King Bhumibol the Great served for over 70 years as king of Thailand, a reign ending with his passing this week at age 88. Consider the degree of change occurring in this southeast Asian country over the course of his lifetime and monarchy and realize he held this once remote, impoverished country together through the upheavals of coup d’etats, the Vietnam conflict, the bombings of Cambodia and Laos, Cambodian civil war – all going on around his country, without dragging it into the conflict.
Now, it’s hard to know just how genuine the Thai people’s reverence of their monarch is due to the lèse majesté laws in place – it’s illegal to criticize the king – but by most accounts it’s apparently quite genuine. He was seen as a stabilizing force in a country and region notoriously unstable.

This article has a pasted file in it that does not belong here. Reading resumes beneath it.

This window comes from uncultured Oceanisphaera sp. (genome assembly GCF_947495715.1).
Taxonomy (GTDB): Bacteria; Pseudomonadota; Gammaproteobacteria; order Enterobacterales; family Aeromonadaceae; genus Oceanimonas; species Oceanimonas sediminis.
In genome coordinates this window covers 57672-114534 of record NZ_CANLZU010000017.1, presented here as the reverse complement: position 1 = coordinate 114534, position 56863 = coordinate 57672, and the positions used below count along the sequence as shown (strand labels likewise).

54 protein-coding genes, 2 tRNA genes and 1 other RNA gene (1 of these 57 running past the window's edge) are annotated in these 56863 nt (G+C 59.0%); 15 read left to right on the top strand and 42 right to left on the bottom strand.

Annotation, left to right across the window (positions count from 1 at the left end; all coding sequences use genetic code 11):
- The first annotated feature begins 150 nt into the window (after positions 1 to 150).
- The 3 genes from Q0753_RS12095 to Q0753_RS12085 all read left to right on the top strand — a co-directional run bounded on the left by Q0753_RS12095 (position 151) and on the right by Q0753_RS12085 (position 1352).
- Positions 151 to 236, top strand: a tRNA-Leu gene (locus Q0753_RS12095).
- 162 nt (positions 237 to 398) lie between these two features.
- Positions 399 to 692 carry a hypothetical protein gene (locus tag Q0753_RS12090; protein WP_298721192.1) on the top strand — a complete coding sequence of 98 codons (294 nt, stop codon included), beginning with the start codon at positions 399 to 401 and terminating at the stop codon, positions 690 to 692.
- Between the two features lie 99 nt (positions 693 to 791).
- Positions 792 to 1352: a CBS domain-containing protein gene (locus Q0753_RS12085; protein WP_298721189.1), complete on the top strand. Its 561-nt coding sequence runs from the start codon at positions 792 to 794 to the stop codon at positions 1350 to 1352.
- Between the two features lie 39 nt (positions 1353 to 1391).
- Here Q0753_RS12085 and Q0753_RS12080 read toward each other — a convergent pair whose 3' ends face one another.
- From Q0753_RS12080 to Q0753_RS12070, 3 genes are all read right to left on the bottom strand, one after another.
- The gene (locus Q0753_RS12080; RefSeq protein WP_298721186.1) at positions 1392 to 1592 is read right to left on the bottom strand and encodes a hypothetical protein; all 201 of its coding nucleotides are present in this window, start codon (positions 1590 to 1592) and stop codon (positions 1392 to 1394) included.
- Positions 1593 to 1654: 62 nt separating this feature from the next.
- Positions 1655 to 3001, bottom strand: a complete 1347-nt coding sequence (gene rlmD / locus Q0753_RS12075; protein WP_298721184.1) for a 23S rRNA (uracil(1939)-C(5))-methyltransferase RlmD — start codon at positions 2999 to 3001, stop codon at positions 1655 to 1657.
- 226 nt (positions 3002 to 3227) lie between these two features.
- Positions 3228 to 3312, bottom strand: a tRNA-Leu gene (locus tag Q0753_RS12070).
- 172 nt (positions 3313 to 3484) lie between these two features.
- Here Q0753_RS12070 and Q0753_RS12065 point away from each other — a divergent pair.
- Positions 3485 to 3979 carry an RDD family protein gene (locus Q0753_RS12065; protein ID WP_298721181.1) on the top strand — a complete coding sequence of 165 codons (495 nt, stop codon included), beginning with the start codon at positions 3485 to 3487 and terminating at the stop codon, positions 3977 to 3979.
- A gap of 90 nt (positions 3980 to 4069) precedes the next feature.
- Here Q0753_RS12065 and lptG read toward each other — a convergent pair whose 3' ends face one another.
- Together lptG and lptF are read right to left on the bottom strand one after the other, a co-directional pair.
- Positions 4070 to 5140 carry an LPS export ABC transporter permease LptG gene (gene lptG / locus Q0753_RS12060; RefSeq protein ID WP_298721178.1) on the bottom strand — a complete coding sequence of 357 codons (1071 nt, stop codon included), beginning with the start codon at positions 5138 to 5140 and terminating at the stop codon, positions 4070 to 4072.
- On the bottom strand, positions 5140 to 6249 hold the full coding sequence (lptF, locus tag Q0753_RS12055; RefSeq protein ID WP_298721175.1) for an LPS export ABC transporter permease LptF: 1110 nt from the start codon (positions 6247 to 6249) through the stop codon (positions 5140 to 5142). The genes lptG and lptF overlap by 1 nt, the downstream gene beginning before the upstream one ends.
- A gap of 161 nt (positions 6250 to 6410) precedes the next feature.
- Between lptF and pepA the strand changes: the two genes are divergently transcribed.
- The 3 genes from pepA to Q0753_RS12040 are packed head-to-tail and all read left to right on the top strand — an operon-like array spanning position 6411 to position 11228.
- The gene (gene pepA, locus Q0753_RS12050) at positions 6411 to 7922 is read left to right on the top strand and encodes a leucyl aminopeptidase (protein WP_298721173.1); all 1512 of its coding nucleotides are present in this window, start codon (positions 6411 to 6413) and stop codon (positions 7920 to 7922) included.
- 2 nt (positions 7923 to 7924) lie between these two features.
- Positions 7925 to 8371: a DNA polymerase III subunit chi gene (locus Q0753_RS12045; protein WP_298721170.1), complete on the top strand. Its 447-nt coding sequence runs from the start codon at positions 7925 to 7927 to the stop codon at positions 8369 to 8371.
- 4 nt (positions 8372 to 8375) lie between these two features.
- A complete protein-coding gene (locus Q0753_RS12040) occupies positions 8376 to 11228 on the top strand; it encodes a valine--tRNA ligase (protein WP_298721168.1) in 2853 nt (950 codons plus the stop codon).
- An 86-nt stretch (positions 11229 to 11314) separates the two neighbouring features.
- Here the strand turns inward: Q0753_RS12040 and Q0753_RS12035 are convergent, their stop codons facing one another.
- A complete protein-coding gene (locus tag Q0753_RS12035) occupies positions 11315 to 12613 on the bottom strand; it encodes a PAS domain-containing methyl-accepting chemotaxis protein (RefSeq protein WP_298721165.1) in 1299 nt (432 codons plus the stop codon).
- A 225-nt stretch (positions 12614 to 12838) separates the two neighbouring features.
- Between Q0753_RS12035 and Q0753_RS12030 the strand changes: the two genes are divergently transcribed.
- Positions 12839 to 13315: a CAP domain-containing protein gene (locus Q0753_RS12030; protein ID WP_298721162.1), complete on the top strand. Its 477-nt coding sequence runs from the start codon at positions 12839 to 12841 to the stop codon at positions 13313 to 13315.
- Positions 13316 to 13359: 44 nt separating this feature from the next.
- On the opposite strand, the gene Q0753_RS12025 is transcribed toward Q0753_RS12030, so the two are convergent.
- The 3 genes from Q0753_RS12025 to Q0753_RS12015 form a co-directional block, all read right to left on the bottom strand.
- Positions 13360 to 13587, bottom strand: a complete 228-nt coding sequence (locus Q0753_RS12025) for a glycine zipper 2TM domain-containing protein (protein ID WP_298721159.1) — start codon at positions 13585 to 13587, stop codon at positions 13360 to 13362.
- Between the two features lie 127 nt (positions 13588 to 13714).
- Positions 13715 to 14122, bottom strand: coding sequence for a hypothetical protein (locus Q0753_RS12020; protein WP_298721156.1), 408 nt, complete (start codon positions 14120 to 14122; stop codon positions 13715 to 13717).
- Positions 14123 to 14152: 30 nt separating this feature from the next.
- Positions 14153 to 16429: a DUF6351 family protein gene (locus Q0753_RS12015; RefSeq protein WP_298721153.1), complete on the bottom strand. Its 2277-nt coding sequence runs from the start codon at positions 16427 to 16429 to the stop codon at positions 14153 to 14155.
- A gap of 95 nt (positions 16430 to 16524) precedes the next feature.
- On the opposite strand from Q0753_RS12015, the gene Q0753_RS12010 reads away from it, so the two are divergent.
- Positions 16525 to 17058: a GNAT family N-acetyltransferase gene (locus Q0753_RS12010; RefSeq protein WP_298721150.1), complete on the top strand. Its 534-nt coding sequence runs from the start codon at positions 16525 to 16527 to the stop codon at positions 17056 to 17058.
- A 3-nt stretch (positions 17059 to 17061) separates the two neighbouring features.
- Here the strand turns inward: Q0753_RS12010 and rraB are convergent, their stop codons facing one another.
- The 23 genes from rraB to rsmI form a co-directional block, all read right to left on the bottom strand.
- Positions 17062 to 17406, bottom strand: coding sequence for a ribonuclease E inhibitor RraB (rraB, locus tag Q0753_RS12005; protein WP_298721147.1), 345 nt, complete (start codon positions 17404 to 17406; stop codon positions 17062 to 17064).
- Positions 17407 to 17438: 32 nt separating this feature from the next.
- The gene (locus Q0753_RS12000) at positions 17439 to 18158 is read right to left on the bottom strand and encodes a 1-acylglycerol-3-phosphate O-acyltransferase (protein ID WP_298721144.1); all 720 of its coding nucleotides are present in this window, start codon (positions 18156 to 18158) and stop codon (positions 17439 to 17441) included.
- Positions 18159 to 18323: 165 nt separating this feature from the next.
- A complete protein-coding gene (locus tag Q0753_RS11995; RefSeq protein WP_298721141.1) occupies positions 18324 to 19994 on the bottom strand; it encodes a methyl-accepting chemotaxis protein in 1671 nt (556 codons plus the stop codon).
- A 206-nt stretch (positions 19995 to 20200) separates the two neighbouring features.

When asked how he wanted to be remembered, he said on numerous occasions that he wanted to be seen as “useful,” to have acted for the poorest citizens. Indeed he spent the 1960’s and 1970’s deliberately visiting the rural poor, and learning of their needs.
He was born in the United States, educated in Switzerland, spoke English and French, but had no apparent desire to travel – there was too much to do at home. Due to political circumstances early on, he focused his attention on development projects, building away from agrarian to modern industry.
This was an apparently humble man who accidentally became king, and made the best use of his authority for his people as he saw it for more than 70 years.